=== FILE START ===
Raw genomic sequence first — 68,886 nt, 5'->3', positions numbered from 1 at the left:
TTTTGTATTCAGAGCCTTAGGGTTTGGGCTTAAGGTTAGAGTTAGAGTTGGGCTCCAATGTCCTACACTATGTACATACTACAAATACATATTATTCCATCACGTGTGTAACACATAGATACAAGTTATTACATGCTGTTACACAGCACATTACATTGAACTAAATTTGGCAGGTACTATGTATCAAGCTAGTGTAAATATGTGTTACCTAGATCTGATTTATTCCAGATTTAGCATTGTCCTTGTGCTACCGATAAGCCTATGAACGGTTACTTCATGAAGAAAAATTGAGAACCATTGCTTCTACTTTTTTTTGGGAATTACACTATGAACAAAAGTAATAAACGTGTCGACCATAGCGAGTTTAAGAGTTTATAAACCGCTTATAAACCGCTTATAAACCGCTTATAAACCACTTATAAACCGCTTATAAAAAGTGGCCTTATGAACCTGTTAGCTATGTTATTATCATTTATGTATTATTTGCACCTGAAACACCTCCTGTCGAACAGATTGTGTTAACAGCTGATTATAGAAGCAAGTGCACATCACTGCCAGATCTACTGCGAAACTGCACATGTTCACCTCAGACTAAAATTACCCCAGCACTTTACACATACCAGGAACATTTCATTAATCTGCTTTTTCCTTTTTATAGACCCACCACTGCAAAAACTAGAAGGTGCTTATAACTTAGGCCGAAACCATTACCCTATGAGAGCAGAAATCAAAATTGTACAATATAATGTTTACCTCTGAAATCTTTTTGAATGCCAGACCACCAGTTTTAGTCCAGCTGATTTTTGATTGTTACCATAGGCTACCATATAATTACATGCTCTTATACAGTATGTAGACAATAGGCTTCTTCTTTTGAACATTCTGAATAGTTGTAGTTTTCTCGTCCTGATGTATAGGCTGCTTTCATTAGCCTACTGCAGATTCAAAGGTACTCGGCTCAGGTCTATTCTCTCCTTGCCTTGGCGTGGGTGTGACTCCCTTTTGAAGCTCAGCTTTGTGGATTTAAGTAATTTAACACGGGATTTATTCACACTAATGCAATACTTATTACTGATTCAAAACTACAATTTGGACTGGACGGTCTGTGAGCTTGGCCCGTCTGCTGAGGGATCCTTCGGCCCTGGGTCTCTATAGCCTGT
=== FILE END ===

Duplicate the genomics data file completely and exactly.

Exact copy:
Raw genomic sequence first — 68,886 nt, 5'->3', positions numbered from 1 at the left:
TTTTGTATTCAGAGCCTTAGGGTTTGGGCTTAAGGTTAGAGTTAGAGTTGGGCTCCAATGTCCTACACTATGTACATACTACAAATACATATTATTCCATCACGTGTGTAACACATAGATACAAGTTATTACATGCTGTTACACAGCACATTACATTGAACTAAATTTGGCAGGTACTATGTATCAAGCTAGTGTAAATATGTGTTACCTAGATCTGATTTATTCCAGATTTAGCATTGTCCTTGTGCTACCGATAAGCCTATGAACGGTTACTTCATGAAGAAAAATTGAGAACCATTGCTTCTACTTTTTTTTGGGAATTACACTATGAACAAAAGTAATAAACGTGTCGACCATAGCGAGTTTAAGAGTTTATAAACCGCTTATAAACCGCTTATAAACCGCTTATAAACCACTTATAAACCGCTTATAAAAAGTGGCCTTATGAACCTGTTAGCTATGTTATTATCATTTATGTATTATTTGCACCTGAAACACCTCCTGTCGAACAGATTGTGTTAACAGCTGATTATAGAAGCAAGTGCACATCACTGCCAGATCTACTGCGAAACTGCACATGTTCACCTCAGACTAAAATTACCCCAGCACTTTACACATACCAGGAACATTTCATTAATCTGCTTTTTCCTTTTTATAGACCCACCACTGCAAAAACTAGAAGGTGCTTATAACTTAGGCCGAAACCATTACCCTATGAGAGCAGAAATCAAAATTGTACAATATAATGTTTACCTCTGAAATCTTTTTGAATGCCAGACCACCAGTTTTAGTCCAGCTGATTTTTGATTGTTACCATAGGCTACCATATAATTACATGCTCTTATACAGTATGTAGACAATAGGCTTCTTCTTTTGAACATTCTGAATAGTTGTAGTTTTCTCGTCCTGATGTATAGGCTGCTTTCATTAGCCTACTGCAGATTCAAAGGTACTCGGCTCAGGTCTATTCTCTCCTTGCCTTGGCGTGGGTGTGACTCCCTTTTGAAGCTCAGCTTTGTGGATTTAAGTAATTTAACACGGGATTTATTCACACTAATGCAATACTTATTACTGATTCAAAACTACAATTTGGACTGGACGGTCTGTGAGCTTGGCCCGTCTGCTGAGGGATCCTTCGGCCCTGGGTCTCTATAGCCTGT